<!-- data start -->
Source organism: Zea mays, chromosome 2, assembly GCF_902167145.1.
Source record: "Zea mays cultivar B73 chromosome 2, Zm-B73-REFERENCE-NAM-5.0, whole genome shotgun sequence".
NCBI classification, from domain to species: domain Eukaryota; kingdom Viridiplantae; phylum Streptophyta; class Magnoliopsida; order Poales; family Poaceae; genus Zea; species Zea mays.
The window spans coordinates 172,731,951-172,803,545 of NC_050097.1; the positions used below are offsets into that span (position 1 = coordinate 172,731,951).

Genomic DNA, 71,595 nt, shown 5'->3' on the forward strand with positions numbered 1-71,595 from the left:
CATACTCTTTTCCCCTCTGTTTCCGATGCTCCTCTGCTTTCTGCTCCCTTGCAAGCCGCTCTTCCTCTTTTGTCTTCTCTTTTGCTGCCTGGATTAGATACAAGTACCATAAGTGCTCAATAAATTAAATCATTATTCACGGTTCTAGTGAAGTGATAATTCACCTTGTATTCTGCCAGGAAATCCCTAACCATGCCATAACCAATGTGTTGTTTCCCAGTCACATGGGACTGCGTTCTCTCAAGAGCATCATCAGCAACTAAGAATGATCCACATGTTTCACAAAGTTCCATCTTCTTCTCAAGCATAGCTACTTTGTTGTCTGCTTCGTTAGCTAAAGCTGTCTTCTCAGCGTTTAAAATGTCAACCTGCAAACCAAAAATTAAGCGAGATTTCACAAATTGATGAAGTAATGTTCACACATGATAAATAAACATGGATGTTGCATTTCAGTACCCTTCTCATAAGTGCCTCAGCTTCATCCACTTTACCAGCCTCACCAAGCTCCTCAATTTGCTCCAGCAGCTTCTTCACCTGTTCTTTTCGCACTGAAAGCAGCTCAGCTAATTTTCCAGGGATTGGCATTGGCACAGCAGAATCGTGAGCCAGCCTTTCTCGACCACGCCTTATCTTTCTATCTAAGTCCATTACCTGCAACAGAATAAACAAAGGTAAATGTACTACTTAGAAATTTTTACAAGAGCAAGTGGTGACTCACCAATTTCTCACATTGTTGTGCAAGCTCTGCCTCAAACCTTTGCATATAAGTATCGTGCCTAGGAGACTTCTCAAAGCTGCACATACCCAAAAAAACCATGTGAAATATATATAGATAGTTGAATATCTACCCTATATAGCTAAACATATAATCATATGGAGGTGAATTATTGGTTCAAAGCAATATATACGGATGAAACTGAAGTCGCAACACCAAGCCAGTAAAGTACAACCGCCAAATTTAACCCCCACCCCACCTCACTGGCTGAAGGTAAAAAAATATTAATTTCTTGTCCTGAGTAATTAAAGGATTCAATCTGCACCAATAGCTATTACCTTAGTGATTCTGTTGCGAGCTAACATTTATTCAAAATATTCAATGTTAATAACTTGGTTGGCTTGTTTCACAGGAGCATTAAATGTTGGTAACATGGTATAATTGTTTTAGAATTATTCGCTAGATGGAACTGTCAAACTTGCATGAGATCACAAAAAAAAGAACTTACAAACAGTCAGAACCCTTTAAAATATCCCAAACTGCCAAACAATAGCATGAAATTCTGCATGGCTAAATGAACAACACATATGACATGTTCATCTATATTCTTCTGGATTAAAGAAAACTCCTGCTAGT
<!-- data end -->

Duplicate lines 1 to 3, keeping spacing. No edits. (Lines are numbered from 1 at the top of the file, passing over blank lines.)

Source organism: Zea mays, chromosome 2, assembly GCF_902167145.1.
Source record: "Zea mays cultivar B73 chromosome 2, Zm-B73-REFERENCE-NAM-5.0, whole genome shotgun sequence".
NCBI classification, from domain to species: domain Eukaryota; kingdom Viridiplantae; phylum Streptophyta; class Magnoliopsida; order Poales; family Poaceae; genus Zea; species Zea mays.